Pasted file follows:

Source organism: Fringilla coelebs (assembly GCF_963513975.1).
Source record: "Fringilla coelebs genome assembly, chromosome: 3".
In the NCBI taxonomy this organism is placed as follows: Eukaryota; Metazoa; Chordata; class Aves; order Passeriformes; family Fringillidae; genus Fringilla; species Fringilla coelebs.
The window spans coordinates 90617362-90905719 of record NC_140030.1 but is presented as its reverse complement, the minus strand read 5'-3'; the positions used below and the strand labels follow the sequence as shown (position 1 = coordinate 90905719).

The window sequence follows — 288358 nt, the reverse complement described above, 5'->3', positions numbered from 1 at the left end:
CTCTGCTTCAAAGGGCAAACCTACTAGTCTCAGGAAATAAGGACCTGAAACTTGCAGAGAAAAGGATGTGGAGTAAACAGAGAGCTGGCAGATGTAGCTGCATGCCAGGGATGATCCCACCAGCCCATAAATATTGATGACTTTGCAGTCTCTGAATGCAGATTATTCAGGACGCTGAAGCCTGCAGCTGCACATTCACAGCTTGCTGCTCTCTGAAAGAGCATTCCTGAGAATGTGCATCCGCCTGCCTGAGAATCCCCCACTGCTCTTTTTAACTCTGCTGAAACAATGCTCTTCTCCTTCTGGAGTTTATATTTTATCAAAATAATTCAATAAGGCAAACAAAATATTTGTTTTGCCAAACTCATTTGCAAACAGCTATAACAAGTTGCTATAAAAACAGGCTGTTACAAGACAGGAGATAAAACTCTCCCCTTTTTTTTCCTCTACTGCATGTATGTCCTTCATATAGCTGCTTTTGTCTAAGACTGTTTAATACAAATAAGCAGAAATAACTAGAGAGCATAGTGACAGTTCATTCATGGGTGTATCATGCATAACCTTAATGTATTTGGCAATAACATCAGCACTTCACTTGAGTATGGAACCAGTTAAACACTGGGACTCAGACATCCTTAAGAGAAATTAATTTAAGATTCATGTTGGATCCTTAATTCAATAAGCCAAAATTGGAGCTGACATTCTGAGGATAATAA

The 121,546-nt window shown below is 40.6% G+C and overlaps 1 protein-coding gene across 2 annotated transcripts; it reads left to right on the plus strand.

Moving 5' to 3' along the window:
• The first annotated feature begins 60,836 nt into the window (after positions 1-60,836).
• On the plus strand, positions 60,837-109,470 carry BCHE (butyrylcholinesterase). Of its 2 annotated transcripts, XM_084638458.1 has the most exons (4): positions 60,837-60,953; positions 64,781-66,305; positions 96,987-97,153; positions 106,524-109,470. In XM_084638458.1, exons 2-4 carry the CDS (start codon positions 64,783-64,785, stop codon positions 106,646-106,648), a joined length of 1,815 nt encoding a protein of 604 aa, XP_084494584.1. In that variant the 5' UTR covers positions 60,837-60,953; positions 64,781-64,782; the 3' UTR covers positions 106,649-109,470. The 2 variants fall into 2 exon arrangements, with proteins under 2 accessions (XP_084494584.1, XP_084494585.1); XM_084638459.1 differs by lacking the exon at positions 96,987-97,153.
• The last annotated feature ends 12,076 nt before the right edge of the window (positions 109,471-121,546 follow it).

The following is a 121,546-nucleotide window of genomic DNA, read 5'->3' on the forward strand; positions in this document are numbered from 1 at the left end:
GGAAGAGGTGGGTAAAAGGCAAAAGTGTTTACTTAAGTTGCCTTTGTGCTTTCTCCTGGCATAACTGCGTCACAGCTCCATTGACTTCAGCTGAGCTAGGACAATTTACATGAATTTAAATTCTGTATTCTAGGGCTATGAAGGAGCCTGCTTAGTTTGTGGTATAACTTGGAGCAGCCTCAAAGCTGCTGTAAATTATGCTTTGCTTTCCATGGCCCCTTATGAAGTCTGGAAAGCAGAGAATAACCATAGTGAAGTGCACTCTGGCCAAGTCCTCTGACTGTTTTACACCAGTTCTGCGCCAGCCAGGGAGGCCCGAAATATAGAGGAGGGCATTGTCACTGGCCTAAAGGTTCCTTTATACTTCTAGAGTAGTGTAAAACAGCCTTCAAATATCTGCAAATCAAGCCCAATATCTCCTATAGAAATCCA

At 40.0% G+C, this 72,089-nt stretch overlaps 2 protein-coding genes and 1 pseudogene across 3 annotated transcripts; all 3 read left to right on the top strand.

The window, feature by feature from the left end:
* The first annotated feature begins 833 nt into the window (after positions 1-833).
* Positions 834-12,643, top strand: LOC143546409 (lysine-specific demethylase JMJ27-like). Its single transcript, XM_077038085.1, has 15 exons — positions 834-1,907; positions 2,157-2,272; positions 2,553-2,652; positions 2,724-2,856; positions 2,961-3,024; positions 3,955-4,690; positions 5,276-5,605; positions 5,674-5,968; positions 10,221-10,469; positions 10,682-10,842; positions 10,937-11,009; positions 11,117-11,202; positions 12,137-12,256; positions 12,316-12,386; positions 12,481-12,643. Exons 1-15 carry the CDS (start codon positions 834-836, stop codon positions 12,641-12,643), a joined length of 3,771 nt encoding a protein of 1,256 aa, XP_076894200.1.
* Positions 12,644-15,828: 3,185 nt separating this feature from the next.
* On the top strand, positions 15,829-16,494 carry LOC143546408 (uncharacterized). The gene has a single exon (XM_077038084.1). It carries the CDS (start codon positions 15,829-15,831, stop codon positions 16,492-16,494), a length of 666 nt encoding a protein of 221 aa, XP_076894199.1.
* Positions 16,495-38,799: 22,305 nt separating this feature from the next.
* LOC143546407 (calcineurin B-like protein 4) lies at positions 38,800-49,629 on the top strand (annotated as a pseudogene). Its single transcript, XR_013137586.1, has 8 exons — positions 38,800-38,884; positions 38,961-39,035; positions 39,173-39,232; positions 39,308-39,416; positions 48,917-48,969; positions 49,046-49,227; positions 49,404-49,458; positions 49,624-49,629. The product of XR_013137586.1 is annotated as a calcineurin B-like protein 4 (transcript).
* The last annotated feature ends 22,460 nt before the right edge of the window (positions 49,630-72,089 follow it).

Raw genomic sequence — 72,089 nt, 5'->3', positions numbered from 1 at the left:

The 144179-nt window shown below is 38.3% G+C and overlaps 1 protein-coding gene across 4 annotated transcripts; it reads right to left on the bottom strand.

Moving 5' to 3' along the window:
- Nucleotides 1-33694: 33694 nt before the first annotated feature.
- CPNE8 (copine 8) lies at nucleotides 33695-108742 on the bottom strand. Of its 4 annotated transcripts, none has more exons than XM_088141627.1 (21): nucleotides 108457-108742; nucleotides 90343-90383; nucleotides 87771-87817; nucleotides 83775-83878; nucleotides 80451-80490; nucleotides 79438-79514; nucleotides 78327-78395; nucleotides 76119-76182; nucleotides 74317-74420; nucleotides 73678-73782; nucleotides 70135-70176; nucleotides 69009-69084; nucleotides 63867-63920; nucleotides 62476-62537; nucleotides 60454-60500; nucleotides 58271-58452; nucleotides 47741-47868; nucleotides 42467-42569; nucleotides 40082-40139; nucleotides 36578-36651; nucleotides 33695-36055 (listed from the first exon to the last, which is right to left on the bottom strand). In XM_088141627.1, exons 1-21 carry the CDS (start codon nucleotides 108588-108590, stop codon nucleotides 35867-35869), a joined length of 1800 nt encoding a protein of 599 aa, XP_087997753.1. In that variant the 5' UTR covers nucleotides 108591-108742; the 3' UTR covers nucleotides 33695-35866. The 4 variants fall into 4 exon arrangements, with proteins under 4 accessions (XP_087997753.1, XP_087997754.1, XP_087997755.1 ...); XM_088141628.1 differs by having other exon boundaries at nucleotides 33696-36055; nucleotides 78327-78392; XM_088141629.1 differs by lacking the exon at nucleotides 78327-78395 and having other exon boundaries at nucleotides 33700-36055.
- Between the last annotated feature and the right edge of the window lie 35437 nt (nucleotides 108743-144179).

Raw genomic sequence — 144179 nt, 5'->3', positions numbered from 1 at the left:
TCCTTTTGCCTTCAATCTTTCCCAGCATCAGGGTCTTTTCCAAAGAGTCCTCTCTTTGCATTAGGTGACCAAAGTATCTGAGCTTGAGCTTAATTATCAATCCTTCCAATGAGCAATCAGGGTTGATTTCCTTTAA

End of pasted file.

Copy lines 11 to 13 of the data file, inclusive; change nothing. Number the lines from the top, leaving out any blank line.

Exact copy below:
• The last annotated feature ends 12,076 nt before the right edge of the window (positions 109,471-121,546 follow it).

The following is a 121,546-nucleotide window of genomic DNA, read 5'->3' on the forward strand; positions in this document are numbered from 1 at the left end:
GGAAGAGGTGGGTAAAAGGCAAAAGTGTTTACTTAAGTTGCCTTTGTGCTTTCTCCTGGCATAACTGCGTCACAGCTCCATTGACTTCAGCTGAGCTAGGACAATTTACATGAATTTAAATTCTGTATTCTAGGGCTATGAAGGAGCCTGCTTAGTTTGTGGTATAACTTGGAGCAGCCTCAAAGCTGCTGTAAATTATGCTTTGCTTTCCATGGCCCCTTATGAAGTCTGGAAAGCAGAGAATAACCATAGTGAAGTGCACTCTGGCCAAGTCCTCTGACTGTTTTACACCAGTTCTGCGCCAGCCAGGGAGGCCCGAAATATAGAGGAGGGCATTGTCACTGGCCTAAAGGTTCCTTTATACTTCTAGAGTAGTGTAAAACAGCCTTCAAATATCTGCAAATCAAGCCCAATATCTCCTATAGAAATCCA